Lynch’s “Dune”, in 1984, an extravagant, battered work, between grandiose and kitsch


While Dune, a science fiction saga imagined by novelist Frank Herbert, is about to make its big comeback under the leadership of Canadian director Denis Villeneuve, with Timothée Chalamet in the lead role, we can also look at the previous Hollywood version , produced in 1984 by a young David Lynch then aged 36, freshly crowned with the success ofElephant man.

Expensive production madness and, on arrival, a resounding oven, disowned by its own director, this first adaptation of the novel published in 1965 drags an aura of curse and has long passed Herbert’s universe as unsuitable.

Yet, seen today, the film is not without charm and beauty. Having to sift through the feature film a teeming universe, David Lynch opts for a form of esotericism, a story full of mysteries and opacities where it is not necessary to understand everything. If not the essential: the confrontation of two houses, the Atreides and the Harkonnen, for the possession of the planet Arrakis, where one collects the Spice, precious substance which ensures longevity and allows to travel in space. Paul (Kyle MacLachlan), heir to the first, discovers, in psychotropic contact with the latter, a messianic vocation with the Fremen, an indigenous people who live in the vast desert regions of the star in question, crisscrossed by giant worms. .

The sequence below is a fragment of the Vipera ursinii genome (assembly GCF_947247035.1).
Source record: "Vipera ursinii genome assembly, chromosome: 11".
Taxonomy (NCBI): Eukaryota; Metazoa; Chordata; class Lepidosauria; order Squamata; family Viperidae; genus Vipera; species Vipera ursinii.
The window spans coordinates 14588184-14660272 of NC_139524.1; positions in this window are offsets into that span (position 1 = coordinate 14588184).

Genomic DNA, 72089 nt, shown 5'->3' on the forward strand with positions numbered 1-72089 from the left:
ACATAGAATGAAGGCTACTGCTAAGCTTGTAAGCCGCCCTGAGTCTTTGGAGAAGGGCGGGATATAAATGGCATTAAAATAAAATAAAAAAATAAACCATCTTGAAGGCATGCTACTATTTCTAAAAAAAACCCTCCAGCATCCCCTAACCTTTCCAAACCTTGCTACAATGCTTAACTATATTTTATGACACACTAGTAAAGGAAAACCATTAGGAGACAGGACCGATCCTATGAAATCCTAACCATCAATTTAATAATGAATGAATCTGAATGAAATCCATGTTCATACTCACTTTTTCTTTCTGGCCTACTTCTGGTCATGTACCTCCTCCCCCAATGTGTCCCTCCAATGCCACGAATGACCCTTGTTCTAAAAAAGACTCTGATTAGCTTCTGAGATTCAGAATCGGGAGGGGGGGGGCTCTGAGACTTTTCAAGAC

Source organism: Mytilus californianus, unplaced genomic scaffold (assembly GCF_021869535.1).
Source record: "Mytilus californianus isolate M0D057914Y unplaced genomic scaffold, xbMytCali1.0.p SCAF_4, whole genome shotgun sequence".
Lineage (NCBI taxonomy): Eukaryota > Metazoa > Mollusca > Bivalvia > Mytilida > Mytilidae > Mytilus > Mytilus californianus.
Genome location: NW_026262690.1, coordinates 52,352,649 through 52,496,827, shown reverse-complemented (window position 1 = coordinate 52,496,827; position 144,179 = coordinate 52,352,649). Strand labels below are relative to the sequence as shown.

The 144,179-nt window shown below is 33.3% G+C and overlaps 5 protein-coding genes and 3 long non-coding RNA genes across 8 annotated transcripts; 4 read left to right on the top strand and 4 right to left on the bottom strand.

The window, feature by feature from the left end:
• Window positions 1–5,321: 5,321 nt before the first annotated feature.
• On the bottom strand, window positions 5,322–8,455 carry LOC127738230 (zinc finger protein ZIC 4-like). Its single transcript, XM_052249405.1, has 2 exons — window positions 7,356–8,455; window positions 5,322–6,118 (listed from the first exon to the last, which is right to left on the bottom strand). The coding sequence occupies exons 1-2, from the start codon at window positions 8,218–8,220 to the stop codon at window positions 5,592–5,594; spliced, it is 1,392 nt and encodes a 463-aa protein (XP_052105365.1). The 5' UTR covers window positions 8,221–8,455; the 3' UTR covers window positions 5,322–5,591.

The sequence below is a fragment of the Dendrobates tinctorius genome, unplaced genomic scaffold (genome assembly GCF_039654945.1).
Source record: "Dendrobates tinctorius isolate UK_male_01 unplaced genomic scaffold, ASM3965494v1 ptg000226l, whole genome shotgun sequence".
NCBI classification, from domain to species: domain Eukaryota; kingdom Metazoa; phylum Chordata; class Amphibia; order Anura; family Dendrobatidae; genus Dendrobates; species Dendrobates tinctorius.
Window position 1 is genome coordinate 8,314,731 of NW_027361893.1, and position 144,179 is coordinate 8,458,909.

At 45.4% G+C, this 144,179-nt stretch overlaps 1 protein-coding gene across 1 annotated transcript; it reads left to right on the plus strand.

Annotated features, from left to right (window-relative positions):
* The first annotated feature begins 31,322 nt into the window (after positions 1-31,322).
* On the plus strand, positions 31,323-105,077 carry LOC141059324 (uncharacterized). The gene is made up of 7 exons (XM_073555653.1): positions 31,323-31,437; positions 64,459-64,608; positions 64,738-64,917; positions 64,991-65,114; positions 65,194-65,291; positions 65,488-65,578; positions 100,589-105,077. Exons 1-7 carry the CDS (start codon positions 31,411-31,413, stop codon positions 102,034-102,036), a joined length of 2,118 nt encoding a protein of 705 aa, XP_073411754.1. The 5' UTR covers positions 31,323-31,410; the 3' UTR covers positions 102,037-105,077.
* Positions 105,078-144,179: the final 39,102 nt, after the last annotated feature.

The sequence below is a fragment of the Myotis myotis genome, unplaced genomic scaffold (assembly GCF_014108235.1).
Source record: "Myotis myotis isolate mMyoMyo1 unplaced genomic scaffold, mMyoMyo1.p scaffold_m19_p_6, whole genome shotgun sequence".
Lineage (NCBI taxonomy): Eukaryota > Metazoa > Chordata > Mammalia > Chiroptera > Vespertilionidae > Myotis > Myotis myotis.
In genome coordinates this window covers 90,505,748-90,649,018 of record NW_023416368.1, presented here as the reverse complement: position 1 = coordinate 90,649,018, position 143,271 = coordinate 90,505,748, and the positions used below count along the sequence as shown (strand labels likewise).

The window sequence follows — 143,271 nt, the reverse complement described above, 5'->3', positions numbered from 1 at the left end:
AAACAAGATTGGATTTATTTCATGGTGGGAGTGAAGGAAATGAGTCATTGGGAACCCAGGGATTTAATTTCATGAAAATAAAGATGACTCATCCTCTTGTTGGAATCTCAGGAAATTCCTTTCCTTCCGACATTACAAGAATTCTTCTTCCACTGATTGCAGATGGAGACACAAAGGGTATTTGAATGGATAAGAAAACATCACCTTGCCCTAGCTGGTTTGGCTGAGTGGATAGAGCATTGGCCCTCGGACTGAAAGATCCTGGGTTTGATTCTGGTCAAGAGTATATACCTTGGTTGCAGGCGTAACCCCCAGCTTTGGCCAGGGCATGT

Organic darkness

Where Villeneuve’s film carries the all-digital banner, Lynch’s testifies to a time when Cyclopean sets were built “in hard”, where floating models, artisanal special effects and rough inlays opened up so many possibilities. breaches of the imagination. Dune 1984 is teeming in this sense of finds, of remarkable passages, which work much better in detail, in the face of its generally failing epic aim.

The logic of dreams and nightmares, thoughts (whispered in voiceover) and sensations, weaves on the spectacular costume of the film, too wide, a precious intimate and subjective hem. Geometric shields, an embryo stirring in the flanks of the queen mother, stellar vessels, sandy immensities constitute here an astonishing breviary of transcendent poetry. The whole not being devoid of an organic blackness, like the scenes which touch on Baron Harkonnen (Kenneth McMillan), loathsome villain with a face studded with pustules, and his henchmen – including one played by singer Sting, who then prepares to embark on a solo career after the dissolution of his group, The Police.

If it is accepted that Dune is conceived as a “trip” carried by its planing spice, its horizon is that of a neo-Orientalism typical of the 1980s. Its fable with ecological and new age accents can indeed be understood as that of the sick West coming to regenerate in contact with the Orient and its mysticism. Extravagant, battered work, oscillating between grandiose and kitsch, Dune believes above all in the magic of images, of which he orchestrates a sort of illuminated fair. A good reason to rediscover it.

Dune, by David Lynch. With Kyle MacLachlan, Sean Young, Francesca Annis, Sting, Max von Sydow (EU-Mexico, 1984, 137 min). TCM Cinema on myCanal.

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